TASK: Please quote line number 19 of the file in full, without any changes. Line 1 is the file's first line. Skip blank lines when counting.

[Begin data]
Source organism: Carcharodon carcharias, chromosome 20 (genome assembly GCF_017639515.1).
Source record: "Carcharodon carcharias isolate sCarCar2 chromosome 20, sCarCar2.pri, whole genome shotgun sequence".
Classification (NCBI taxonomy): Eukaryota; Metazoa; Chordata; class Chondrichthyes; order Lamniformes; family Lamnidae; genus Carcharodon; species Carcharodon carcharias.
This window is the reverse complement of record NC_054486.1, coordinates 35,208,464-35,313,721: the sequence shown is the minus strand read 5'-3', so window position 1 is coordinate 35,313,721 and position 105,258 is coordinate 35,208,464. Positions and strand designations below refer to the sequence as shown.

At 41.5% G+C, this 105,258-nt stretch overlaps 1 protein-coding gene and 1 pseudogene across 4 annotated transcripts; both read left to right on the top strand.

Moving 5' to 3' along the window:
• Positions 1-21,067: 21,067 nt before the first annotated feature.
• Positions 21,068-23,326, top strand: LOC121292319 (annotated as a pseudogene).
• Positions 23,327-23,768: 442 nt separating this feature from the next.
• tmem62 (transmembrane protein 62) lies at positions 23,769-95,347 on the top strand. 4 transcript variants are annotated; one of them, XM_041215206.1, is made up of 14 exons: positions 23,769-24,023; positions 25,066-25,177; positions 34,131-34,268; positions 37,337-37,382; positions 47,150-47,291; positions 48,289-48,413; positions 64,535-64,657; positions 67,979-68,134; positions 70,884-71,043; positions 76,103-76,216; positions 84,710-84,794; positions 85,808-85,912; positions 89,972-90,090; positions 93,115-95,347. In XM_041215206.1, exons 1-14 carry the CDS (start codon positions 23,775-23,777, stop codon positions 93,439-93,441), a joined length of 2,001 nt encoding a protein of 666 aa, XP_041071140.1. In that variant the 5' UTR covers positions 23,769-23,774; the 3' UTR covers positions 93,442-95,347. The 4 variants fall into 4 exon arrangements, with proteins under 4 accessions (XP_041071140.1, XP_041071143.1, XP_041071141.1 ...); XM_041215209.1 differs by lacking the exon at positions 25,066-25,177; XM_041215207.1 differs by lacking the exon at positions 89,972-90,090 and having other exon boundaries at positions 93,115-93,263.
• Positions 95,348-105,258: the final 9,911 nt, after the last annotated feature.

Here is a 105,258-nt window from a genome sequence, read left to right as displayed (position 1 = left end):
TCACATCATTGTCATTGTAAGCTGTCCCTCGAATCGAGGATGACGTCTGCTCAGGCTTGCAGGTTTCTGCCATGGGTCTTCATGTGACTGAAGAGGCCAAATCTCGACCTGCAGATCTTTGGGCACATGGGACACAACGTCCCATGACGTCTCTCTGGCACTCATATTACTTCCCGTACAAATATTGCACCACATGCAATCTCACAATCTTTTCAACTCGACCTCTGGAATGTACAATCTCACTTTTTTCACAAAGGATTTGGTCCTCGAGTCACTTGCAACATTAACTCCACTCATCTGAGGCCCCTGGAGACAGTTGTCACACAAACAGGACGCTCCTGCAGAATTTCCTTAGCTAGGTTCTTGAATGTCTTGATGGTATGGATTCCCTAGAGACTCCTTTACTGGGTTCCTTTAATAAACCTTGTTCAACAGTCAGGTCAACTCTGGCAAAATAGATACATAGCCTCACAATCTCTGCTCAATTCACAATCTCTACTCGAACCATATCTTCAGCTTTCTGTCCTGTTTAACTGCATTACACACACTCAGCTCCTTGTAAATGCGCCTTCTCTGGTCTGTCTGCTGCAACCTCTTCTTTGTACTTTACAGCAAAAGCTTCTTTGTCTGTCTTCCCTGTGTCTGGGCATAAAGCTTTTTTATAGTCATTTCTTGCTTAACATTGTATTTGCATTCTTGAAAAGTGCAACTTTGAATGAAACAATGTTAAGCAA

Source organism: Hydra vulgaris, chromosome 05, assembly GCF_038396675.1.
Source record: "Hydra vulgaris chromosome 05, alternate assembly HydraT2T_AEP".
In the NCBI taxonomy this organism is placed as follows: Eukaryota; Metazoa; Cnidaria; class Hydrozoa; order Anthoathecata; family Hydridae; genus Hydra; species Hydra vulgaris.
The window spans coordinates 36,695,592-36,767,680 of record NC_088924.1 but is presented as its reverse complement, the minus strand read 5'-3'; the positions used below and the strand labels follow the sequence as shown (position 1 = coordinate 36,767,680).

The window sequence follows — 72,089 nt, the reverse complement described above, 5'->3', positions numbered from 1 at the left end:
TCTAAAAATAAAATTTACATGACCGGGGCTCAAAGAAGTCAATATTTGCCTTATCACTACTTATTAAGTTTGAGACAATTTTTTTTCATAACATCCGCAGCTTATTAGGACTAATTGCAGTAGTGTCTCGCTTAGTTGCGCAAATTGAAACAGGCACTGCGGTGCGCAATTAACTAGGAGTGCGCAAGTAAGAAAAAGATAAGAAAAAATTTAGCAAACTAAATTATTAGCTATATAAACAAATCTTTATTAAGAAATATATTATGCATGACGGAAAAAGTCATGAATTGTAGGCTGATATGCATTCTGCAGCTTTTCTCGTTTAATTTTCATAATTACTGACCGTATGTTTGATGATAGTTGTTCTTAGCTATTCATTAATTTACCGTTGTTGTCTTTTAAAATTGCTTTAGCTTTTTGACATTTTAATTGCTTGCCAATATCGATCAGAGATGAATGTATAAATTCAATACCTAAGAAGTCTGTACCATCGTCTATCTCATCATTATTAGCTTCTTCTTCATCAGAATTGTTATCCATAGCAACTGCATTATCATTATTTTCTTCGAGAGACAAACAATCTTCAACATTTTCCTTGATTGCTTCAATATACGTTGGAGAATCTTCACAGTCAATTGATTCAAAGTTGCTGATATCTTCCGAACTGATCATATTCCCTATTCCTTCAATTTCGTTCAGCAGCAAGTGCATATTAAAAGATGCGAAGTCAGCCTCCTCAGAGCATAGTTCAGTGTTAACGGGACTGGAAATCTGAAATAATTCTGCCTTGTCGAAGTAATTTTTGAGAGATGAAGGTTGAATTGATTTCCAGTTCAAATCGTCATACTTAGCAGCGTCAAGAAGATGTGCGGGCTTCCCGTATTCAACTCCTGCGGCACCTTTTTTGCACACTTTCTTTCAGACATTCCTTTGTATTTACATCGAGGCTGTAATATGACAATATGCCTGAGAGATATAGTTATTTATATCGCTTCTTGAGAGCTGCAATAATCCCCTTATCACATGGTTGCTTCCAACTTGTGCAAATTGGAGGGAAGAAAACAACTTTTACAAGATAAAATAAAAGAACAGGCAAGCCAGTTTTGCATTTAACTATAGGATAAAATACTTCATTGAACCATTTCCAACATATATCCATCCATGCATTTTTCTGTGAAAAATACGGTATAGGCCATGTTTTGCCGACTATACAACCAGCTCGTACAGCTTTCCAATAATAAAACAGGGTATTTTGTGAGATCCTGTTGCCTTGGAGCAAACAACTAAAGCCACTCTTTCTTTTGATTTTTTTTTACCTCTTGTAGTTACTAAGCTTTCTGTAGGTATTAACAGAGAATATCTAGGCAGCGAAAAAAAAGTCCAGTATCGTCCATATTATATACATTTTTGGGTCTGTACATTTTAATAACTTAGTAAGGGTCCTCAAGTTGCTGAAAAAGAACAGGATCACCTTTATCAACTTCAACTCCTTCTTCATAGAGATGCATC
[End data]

TCTAAAAATAAAATTTACATGACCGGGGCTCAAAGAAGTCAATATTTGCCTTATCACTACTTATTAAGTTTGAGACAATTTTTTTTCATAACATCCGCAGCTTATTAGGACTAATTGCAGTAGTGTCTCGCTTAGTTGCGCAAATTGAAACAGGCACTGCGGTGCGCAATTAACTAGGAGTGCGCAAGTAAGAAAAAGATAAGAAAAAATTTAGCAAACTAAATTATTAGCTATATAAACAAATCTTTATTAAGAAATATATTATGCATGACGGAAAAAGTCATGAATTGTAGGCTGATATGCATTCTGCAGCTTTTCTCGTTTAATTTTCATAATTACTGACCGTATGTTTGATGATAGTTGTTCTTAGCTATTCATTAATTTACCGTTGTTGTCTTTTAAAATTGCTTTAGCTTTTTGACATTTTAATTGCTTGCCAATATCGATCAGAGATGAATGTATAAATTCAATACCTAAGAAGTCTGTACCATCGTCTATCTCATCATTATTAGCTTCTTCTTCATCAGAATTGTTATCCATAGCAACTGCATTATCATTATTTTCTTCGAGAGACAAACAATCTTCAACATTTTCCTTGATTGCTTCAATATACGTTGGAGAATCTTCACAGTCAATTGATTCAAAGTTGCTGATATCTTCCGAACTGATCATATTCCCTATTCCTTCAATTTCGTTCAGCAGCAAGTGCATATTAAAAGATGCGAAGTCAGCCTCCTCAGAGCATAGTTCAGTGTTAACGGGACTGGAAATCTGAAATAATTCTGCCTTGTCGAAGTAATTTTTGAGAGATGAAGGTTGAATTGATTTCCAGTTCAAATCGTCATACTTAGCAGCGTCAAGAAGATGTGCGGGCTTCCCGTATTCAACTCCTGCGGCACCTTTTTTGCACACTTTCTTTCAGACATTCCTTTGTATTTACATCGAGGCTGTAATATGACAATATGCCTGAGAGATATAGTTATTTATATCGCTTCTTGAGAGCTGCAATAATCCCCTTATCACATGGTTGCTTCCAACTTGTGCAAATTGGAGGGAAGAAAACAACTTTTACAAGATAAAATAAAAGAACAGGCAAGCCAGTTTTGCATTTAACTATAGGATAAAATACTTCATTGAACCATTTCCAACATATATCCATCCATGCATTTTTCTGTGAAAAATACGGTATAGGCCATGTTTTGCCGACTATACAACCAGCTCGTACAGCTTTCCAATAATAAAACAGGGTATTTTGTGAGATCCTGTTGCCTTGGAGCAAACAACTAAAGCCACTCTTTCTTTTGATTTTTTTTTACCTCTTGTAGTTACTAAGCTTTCTGTAGGTATTAACAGAGAATATCTAGGCAGCGAAAAAAAAGTCCAGTATCGTCCATATTATATACATTTTTGGGTCTGTACATTTTAATAACTTAGTAAGGGTCCTCAAGTTGCTGAAAAAGAACAGGATCACCTTTATCAACTTCAACTCCTTCTTCATAGAGATGCATC